- The U.S. 2-year auction yesterday saw very strong demand; Pelosi struck a deal with moderate Democrats that will allow the two infrastructure packages to move forward; Brazil reports mid-August IPCA inflation and July current account data
- German August IFO business climate survey came in soft; Hungary hiked rates by 30 bp as expected to 1.50% and also started tapering
- Reports suggest Prime Minister Suga will expand a state of emergency to eight more prefectures as virus numbers worsen; Chinese assets received a boost overnight from extra PBOC cash injections
The dollar is getting some traction after three straight down days. Still, most major currencies remain within recent trading ranges ahead of Jackson Hole. DXY continues to find support just below 93. The euro remains heavy near $1.1750, while sterling is having trouble trading above $1.3750. USD/JPY also remains heavy and has so far been unable to mount a challenge to the 110 area despite the risk-on backdrop this week. While we remain positive on the dollar, this period of consolidation is likely to persist ahead of Jackson Hole.
The U.S. 2-year auction yesterday saw very strong demand. Indirect bidders took 60.5% of the $60 bln offered vs. 52.8% previously, the most since 2009, while the bid-to-cover ratio was 2.65 vs. 2.47 previously. This sets the stage for the 5-year auction today and the 7-year auction tomorrow. The bond sales come even yields creep higher. The 10-year yield is trading near 1.30%, the highest since August 13. With 10-year breakeven rates around 2.32%, the real U.S. yield has risen to -1.02% and is near recent highs. If the U.S. data remain firm as we expect, allowing the Fed to move forward with tapering, then we see further upside for yields. Please see our Jackson Hole preview here. Durable goods orders (-0.3% m/m expected) will be reported.
House Speaker Pelosi struck a deal with moderate Democrats that will allow the two infrastructure packages to move forward. The compromise led to a 220-212 procedural vote yesterday afternoon that adopted the Senate’s $3.5 trln “human infrastructure” budget resolution. The Senate has already passed it 50-49 and so it goes the committees that will write the details of the framework into legislation. According to Representative Cuellar (D-TX), this sets up a later House vote on final passage of the $550 bln traditional infrastructure bill. The key to the deal was the House Rules Committee putting a September 27 deadline for the traditional infrastructure vote into writing. That, along with a commitment by Pelosi not to have the House vote on a “human infrastructure” bill that would not pass in the Senate, was enough to get the group of 10 centrist Democrats to support the plan.
Brazil reports mid-August IPCA inflation and July current account data. Inflation is expected at 9.24% y/y vs. 8.59% in mid-July. If so, it would be the highest since May 2016 and further above the 2.25-5.25% target range. Next COPOM meeting is September 22. After increasing the pace of tightening to 100 bp at the last meeting, COPOM promised another hike of the same magnitude at the next meeting, which would take the policy rate up to 6.25%. The most recent central bank survey shows that economists now expect the policy rate at 7.50% for end-2021 and end-2022, both up from 7.25% previously.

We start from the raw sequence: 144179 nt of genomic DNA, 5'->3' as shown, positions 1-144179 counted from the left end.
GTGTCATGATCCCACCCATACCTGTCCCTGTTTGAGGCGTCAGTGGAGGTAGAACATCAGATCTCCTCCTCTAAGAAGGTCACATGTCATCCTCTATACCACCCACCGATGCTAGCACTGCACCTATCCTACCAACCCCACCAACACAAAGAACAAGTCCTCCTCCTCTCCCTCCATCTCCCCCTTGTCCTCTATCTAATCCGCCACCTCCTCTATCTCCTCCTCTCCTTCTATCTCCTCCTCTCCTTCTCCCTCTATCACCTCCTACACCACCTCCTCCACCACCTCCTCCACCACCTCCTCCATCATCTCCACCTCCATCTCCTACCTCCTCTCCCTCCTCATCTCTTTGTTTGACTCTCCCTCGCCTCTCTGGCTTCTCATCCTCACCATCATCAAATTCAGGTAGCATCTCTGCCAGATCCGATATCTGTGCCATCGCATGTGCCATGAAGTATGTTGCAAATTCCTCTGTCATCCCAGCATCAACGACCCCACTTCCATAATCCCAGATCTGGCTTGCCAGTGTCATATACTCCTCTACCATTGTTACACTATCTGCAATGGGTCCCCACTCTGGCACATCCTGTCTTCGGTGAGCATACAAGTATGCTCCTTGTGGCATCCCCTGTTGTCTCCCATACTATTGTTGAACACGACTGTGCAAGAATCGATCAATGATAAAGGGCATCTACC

German August IFO business climate survey came in soft. The headline reading came in at 99.4 vs. 100.4 expected and a revised 100.7 (was 100.8) in July. The current assessment rose a full point to 101.4, but expectations fell a whopping 3.5 points from July and bodes ill for the economic outlook in Q4 and beyond. German September GfK consumer confidence will be reported Thursday, which is expected at -0.5 vs. -0.3 in August. France reports August business and manufacturing confidence Thursday and consumer confidence Friday. Similarly, Italy reports August manufacturing and consumer confidence Friday. All are expected to ease from July.
Hungary’s central bank (NBH) hiked rates by 30 bp as expected to 1.50% and also started tapering. The bank’s tightening cycle started in May with rates at 0.60%, establishing itself as the most hawkish in the region. It will also reduce its weekly QE purchases by HUF10 bln to HUF50 bln per week. This is consistent with the recent communication as inflation is expected to remain above the upper end of tolerance band (2-4%). We will get a better picture of extent of tightening in September when the next inflation report comes out, but for now there is no sign of wavering for the cycle. The forint remains one of the best performing currencies, but we suspect that the interest rate differential story is already fully priced in.
Reports suggest Prime Minister Suga will expand a state of emergency to eight more prefectures as virus numbers worsen. In total, the restrictions will cover about nearly 70% of the population and nearly80% of the economy. The measures will go into effect Friday and is scheduled to remain in place until September 12, but there are clear risks that they will have to be extended. Bank of Japan board member Nakamura warned that “The current spread of infections is more than expected at the time of the July policy meeting. Downward pressure on the economy is going to continue for the time being.” That said, the BOJ is on hold for now as markets await the next fiscal package from Suga. Next BOJ meeting is September 21-22 and no change is expected then.
Chinese assets received a boost overnight from extra PBOC cash injections. Officials reacted to higher interbank rates by offering RMB50 bln in liquidity through its 7-day repo facility, adding the largest amount of liquidity since February. This led to the first lower close for the overnight rate (-6 bp) after four consecutive sessions of increases, netting out a move from 1.72% last Wednesday to 2.21% today. Chinese equity indices ended the day on a positive with the Shanghai Comp up 0.7%.